Couples may not want to talk about finances before marriage, but this conversation could be just as important as other lifestyle decisions, such as whether to have kids and what kind of values will be conveyed to them.
In both areas, the point of the conversation is to get a feel for the other partner’s values and expectations. Significant assets or debt obligations may also be disclosed, sometimes to the other partner’s surprise. Yet to the extent that a marriage will require shared obligations and expenses, it is important to know if one partner has substantial student loan debts or other financial constraints.
A prenuptial agreement can address a wide variety of issues. In addition to clarifying that existing property should not be included in the marital estate in the event of a divorce, the agreement can also discuss whether appreciation of assets should be kept separate. The same goes for cash assets that might otherwise get commingled in a joint account, as well as pensions or retirement plans.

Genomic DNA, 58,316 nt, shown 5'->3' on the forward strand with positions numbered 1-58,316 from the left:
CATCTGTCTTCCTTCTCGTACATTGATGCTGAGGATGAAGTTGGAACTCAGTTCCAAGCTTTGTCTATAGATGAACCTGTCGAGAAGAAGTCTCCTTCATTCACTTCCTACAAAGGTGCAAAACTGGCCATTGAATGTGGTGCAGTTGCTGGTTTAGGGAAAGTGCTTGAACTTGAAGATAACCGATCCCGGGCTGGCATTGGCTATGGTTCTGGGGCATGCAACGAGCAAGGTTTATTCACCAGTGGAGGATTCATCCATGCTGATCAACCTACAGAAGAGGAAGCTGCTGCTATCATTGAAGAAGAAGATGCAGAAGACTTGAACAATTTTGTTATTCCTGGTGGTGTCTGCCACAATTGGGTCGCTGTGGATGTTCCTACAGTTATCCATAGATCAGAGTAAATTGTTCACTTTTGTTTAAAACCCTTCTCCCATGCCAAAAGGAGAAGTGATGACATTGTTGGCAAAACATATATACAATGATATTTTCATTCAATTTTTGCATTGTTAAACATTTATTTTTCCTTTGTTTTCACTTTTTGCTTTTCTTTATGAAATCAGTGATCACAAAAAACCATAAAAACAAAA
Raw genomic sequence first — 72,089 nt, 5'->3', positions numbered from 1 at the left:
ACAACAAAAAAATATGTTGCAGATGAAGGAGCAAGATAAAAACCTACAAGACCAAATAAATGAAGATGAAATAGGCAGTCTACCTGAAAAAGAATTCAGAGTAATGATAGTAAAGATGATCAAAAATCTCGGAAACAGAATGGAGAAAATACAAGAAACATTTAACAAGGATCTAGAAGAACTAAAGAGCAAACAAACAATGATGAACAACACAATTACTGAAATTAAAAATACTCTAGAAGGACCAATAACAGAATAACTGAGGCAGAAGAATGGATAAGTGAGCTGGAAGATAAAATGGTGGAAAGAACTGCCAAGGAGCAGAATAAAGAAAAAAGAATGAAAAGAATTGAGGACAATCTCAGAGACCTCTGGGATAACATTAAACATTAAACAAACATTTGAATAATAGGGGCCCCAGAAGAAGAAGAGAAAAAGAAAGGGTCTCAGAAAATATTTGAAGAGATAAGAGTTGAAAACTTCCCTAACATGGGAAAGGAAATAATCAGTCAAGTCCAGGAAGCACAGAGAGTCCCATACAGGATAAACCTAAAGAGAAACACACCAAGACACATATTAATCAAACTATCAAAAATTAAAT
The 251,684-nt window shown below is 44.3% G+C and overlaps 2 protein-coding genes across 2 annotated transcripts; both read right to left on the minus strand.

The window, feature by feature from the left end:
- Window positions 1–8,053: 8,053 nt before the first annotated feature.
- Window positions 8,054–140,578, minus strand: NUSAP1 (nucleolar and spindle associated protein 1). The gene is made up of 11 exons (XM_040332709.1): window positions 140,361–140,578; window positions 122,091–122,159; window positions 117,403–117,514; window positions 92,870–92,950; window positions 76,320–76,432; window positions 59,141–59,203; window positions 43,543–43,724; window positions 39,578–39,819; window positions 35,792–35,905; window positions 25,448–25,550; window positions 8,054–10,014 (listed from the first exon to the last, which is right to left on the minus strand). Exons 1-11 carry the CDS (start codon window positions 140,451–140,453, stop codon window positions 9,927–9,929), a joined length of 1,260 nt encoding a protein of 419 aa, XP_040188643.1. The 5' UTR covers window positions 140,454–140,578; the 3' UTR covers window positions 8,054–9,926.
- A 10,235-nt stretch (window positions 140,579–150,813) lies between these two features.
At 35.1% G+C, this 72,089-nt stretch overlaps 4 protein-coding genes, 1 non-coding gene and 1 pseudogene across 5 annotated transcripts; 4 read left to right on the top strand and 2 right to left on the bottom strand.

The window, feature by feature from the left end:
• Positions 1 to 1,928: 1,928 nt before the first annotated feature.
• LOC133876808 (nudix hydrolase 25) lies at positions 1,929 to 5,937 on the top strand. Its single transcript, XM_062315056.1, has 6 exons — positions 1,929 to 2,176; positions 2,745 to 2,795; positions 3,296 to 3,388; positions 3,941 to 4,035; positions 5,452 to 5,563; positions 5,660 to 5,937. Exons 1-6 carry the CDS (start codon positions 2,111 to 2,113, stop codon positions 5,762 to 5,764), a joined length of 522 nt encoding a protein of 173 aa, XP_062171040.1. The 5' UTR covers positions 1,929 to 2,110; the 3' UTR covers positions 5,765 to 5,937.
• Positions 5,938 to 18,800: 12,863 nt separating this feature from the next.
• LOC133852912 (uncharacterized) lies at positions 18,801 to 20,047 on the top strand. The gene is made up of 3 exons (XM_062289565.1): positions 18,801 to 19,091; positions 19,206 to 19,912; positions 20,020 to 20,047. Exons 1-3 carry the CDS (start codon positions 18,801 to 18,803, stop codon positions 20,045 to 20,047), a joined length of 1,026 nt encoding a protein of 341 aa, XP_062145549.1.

As a Massachusetts family law firm that has helped many clients organize and clarify their assets before marriage, we appreciate the value provided by prenuptial agreements. Yet there are proactive measures that can be taken even if a couple is reluctant to reduce their understanding to contractual language.
Granted, open communication is a great value to promote in marriage. However, that openness can be maintained even if a couple decides to keep separate bank and credit accounts. A happy medium might be to open a joint bank account, into which each partner direct deposits a certain amount. A joint credit card could also be reserved only for household expenses.
Source: U.S. News & World Report, “5 Smart Investment Moves to Make Before Marriage,” Dawn Reiss, July 27, 2016